Fireless steam locomotives

Discussion in 'FAQs' started by roryglasgow, Aug 31, 2001.

  1. roryglasgow

    roryglasgow Active Member

    What is a "fireless" steam engine? I've seen several pictures, and read in a book that they were used where normal steam engines weren't appropriate; but I've found nothing that tells me exactly what they are! Someone please enlighten me!

    P.S. - In my search for information on the Net, I ran across something that I'd never heard of: that a company called American Coal Enterprises (ACE) started working on a design for a modern, high-tech coal-fired steam locomotive in the early 1980s! This was in response to the skyrocketing cost of imported oil. It sounds like they were onto something! Wow! Wouldn't it be cool if steam locos started showing up in real service again? :) Too bad it didn't take off... :(

    (In the spirit of Thomas the Tank Engine, we could get rid of all of those smelly Diesels! hehehe)

    Here's the link:

  2. Partsman

    Partsman Member

    Fireless Steam Loco info from Heisler



    The Fireless locomotive is a steam locomotive without boiler or firebox. In place of a boiler the Heisler engine has a tank of welded construction with a capacity of about three times that of an ordinary locomotive boiler. This tank,
    which is heavily lagged and jacketed to prevent loss of heat, is filled with water to about Four-fifths of capacity. Thenn, a steam pipe run from a stationary boiler to a point below the level of the water in the tank, the water is
    heated until the pressure and temperature in, the locomotive tank are the same as in the stationary boiler from which the charge is being taken. It is from this heat stored in the water that the locomotive gets its power. For example, the tank on a 60-ton Fireless locomotive, charged to 200 lbs. pressure, stores sufficient energy to run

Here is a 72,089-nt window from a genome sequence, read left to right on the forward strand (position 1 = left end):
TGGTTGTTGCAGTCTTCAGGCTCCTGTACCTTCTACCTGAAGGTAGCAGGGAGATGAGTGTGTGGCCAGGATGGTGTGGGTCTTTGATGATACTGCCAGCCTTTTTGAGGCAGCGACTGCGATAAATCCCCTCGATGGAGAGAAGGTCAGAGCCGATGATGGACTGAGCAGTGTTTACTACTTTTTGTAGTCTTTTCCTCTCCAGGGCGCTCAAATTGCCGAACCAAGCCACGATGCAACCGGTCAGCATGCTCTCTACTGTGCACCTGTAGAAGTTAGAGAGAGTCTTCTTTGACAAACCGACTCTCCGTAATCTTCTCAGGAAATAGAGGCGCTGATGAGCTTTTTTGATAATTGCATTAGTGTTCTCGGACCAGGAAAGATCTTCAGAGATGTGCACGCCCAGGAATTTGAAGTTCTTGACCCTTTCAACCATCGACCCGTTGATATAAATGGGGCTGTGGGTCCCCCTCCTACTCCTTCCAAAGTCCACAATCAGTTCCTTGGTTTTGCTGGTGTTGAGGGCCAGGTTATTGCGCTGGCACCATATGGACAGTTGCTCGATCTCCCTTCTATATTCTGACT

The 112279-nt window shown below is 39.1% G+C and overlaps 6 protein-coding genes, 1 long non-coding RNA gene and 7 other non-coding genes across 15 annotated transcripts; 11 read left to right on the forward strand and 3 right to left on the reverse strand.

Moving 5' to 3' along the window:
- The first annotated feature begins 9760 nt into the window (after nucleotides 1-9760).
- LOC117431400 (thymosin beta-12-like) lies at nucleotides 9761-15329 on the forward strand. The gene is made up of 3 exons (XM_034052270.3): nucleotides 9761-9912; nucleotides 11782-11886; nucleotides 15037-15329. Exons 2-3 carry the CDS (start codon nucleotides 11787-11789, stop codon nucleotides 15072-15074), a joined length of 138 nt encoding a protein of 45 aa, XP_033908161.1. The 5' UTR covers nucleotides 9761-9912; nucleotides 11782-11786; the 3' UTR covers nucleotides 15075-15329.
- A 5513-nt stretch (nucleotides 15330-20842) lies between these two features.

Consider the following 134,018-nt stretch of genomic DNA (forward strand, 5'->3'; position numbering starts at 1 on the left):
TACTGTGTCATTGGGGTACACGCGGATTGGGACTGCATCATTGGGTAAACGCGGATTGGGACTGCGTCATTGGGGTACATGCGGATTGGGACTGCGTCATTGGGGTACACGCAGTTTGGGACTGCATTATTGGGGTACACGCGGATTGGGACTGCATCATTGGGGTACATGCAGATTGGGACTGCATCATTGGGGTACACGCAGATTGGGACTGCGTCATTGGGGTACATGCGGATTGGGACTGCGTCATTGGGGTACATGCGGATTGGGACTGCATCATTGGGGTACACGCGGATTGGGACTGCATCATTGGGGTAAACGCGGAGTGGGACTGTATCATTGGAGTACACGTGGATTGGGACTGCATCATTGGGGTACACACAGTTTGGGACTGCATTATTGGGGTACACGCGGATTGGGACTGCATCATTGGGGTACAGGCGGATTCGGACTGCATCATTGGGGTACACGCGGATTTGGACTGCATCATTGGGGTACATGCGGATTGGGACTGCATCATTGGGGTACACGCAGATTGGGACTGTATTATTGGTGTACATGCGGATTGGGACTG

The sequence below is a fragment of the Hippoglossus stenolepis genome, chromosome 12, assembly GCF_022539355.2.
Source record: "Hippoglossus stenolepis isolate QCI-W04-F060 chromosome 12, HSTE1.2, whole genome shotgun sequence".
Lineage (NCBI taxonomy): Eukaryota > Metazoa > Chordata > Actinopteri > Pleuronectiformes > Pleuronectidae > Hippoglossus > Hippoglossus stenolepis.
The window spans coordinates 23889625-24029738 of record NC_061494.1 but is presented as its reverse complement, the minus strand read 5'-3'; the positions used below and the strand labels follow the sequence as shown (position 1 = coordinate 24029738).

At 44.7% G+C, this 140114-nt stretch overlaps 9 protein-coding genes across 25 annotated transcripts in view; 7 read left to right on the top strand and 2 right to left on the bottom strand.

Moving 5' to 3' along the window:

the locomotive by itself over straight level track, a distance of about 95 miles, or to haul a train of three loaded freight cars weighing 210 tons a distance of 21 miles or more.

    The energy stored in the locomotive tank in the form of heat is transmitted to the rail in the form of tractive force through the expansion of steam in the large low-pressure cylinders of the locomotive. Of course, after charging there is steam in the space above the water in the tank. As this steam is drawn off through the throttle in small quantities and expanded in the low-pressure cylinders as the locomotive works, the pressure and temperature of the steam remaining above the water in the tank are reduced. During this reduction part of the water is turned into more steam, and this process continues until atmospheric pressure is reached and the temperature is 212 degrees Fahrenheit.

    The engine can be charged from any stationary boiler which carries a pressure of 100 lbs. or more. One charge may last from two to ten hours under normal conditions of service, depending of course, upon the amount of work required of the locomotive.